Koppers, Anthony A. P.; Yamazaki, Toshitsugu; Geldmacher, Joerg (2010): Integrated Ocean Drilling Program Expedition 330 scientific prospectus; Louisville Seamount trail; implications for geodynamic mantle flow models and the geochemical evolution of primary hotspots. IODP Management International, College Station, TX, United States, Scientific Prospectus (Integrated Ocean Drilling Program), 330, 85 pp., georefid:2010-041983

The Louisville Seamount Trail is a 4300 km long volcanic chain that is inferred to have been built in the past 80 m.y. as the Pacific plate moved over a persistent mantle-melting anomaly or hotspot. Because of its linear morphology and its long-lived age-progressive volcanism, Louisville is the South Pacific counterpart of the much more extensively studied Hawaiian-Emperor Seamount Trail. Together, the Louisville and Hawaiian-Emperor seamount trails are textbook examples of two primary hotspots that have been keystones in deciphering the motion of the Pacific plate relative to a set of fixed deep-mantle plumes. However, drilling the Emperor Seamount Trail during Ocean Drilling Program (ODP) Leg 197 revealed a substantial approximately 15 degrees southward motion of the Hawaiian hotspot prior to 50 Ma, calling into question whether the primary Pacific hotspots constitute such a fixed frame of reference. Is it possible that the Hawaiian and Louisville hotspots have moved in concert and therefore constitute a moving reference frame for modeling plate motion in the Pacific? Alternatively, is it possible that they have moved independently, as predicted by modeled mantle flow patterns that reproduce the observed latitudinal motion of the Hawaiian hotspot but predict essentially no latitudinal shift (but rather a longitudinal shift) for the Louisville hotspot? These two end-member geodynamic models will be tested during Integrated Ocean Drilling Program (IODP) Expedition 330 to the Louisville Seamount Trail. In addition, existing data from dredged lavas suggest that the mantle plume source of the Louisville hotspot has been remarkably homogeneous for as long as 80 m.y. These lavas are predominantly alkali basalts and likely represent a mostly alkalic shield-building stage that differs distinctly from the massive tholeiitic shield-building stage of Hawaiian volcanoes. Geochemical and isotopic data for the recovered lavas will consequently provide key insights into the magmatic evolution and melting processes of Louisville volcanoes between 80 and 50 Ma. These measurements will yield new information about the fundamental homogeneity of the Louisville mantle plume, the progression from shield-building to postshield and (perhaps) posterosional volcanic stages during the construction of these volcanoes, and the temperature and depths of partial melting in the mantle plume source. Collectively, this will enable us to characterize the Louisville Seamount Trail as a product of one of the few primary Pacific hotspots and constrain its interaction with the lithosphere on which it formed. During Expedition 330 we will replicate the drilling strategy of Leg 197, which provided compelling evidence for the motion of the Hawaiian mantle plume between 80 and 50 Ma (Tarduno et al., 2003; Duncan et al., 2006). For this reason, we will target four Louisville seamounts that have ages similar to the Detroit, Suiko, Nintoku, and Koko seamounts of the Emperor Seamount Trail. Our principal drilling goal is to drill 350 m (or deeper) into the igneous basement of these Louisville seamounts in order to core and recover as many individual lava flows as possible. By analyzing these lava flows using modern paleomagnetic, (super 40) Ar/ (super 39) Ar geochronological, and geochemical techniques, we will be able to directly compare paleolatitude estimates and geochemical signatures between seamounts in the two longest-lived hotspot systems in the Pacific. Using data from Expedition 330 we hope to resolve whether the Hawaiian and Louisville mantle plumes have moved in concert or independently, constrain the magmatic evolution of the Louisville Seamount Trail and its possible plume-lithosphere interactions, and more definitively test the hypothesis that the Ontong Java Plateau formed from the plume head of the Louisville mantle plume at approximately 120 Ma. Finally, the thin sediment cover on these guyots may provide additional information about the subsidence history of the Louisville seamounts and guyots and may be a valuable contribution to the southern hemisphere paleoclimate record.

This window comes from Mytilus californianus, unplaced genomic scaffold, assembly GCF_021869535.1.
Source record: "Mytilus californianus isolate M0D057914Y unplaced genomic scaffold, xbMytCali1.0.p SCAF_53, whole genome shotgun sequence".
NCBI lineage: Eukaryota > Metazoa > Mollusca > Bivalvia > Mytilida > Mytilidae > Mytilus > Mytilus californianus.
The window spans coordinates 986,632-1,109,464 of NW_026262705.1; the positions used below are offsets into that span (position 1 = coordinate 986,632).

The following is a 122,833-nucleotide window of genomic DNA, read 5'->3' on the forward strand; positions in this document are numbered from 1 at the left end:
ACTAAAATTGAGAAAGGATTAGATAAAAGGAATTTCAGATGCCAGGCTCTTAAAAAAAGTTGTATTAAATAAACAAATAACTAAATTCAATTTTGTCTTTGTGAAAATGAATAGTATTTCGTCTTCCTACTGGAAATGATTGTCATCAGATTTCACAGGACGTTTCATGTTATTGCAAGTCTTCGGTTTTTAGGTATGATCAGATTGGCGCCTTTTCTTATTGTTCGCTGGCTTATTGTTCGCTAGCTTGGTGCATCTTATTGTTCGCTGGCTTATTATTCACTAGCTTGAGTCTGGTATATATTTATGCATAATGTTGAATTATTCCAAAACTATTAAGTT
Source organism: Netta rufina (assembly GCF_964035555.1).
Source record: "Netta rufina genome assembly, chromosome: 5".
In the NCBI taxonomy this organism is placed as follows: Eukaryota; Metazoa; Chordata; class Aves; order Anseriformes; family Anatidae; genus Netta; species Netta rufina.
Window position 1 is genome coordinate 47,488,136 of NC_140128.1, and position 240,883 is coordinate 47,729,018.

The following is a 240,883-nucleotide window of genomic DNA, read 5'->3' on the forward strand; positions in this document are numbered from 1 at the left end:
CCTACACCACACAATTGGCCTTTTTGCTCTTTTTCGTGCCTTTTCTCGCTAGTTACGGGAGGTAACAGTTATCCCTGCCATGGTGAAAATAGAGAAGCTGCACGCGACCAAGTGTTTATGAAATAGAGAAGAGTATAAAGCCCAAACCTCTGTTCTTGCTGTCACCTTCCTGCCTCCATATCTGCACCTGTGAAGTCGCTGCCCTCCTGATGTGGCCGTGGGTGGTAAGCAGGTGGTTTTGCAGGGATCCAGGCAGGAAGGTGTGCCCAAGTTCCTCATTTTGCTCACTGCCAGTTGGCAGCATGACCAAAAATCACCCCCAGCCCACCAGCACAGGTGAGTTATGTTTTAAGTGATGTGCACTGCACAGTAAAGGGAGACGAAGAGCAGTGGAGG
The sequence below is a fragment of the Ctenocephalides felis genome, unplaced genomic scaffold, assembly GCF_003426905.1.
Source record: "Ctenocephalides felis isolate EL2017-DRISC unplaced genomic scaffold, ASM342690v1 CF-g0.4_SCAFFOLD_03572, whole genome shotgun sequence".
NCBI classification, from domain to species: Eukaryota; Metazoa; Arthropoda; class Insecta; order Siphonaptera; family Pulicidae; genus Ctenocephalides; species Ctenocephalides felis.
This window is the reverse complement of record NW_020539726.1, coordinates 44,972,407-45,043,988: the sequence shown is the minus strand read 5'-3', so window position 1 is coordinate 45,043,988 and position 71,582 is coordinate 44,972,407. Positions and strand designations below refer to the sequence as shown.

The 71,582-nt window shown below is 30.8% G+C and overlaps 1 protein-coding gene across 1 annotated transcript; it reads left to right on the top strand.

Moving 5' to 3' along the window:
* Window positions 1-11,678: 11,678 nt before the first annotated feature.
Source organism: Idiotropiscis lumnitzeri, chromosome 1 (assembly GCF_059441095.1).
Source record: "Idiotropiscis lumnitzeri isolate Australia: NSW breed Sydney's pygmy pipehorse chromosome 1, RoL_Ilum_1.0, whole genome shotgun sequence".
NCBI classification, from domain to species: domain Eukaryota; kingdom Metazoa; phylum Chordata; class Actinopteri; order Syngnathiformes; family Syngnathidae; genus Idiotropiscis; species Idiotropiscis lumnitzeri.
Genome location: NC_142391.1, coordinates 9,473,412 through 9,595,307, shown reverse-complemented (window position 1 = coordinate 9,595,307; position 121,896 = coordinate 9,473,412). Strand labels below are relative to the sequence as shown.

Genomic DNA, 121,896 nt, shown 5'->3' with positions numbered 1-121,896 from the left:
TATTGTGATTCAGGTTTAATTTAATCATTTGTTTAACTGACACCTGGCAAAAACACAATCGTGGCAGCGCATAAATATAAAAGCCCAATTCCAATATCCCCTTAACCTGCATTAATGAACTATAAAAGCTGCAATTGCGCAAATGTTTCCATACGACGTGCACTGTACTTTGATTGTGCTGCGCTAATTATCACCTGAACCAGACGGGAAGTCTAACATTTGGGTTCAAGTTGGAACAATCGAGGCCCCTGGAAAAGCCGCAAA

West: -174.4400 East: -168.1700 North: -26.2800 South: -38.0000
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Data set link: http://sedis.iodp.org/pub-catalogue/index.php?id=10.2204/iodp.sp.330.2010 (c.f. for more detailed metadata)
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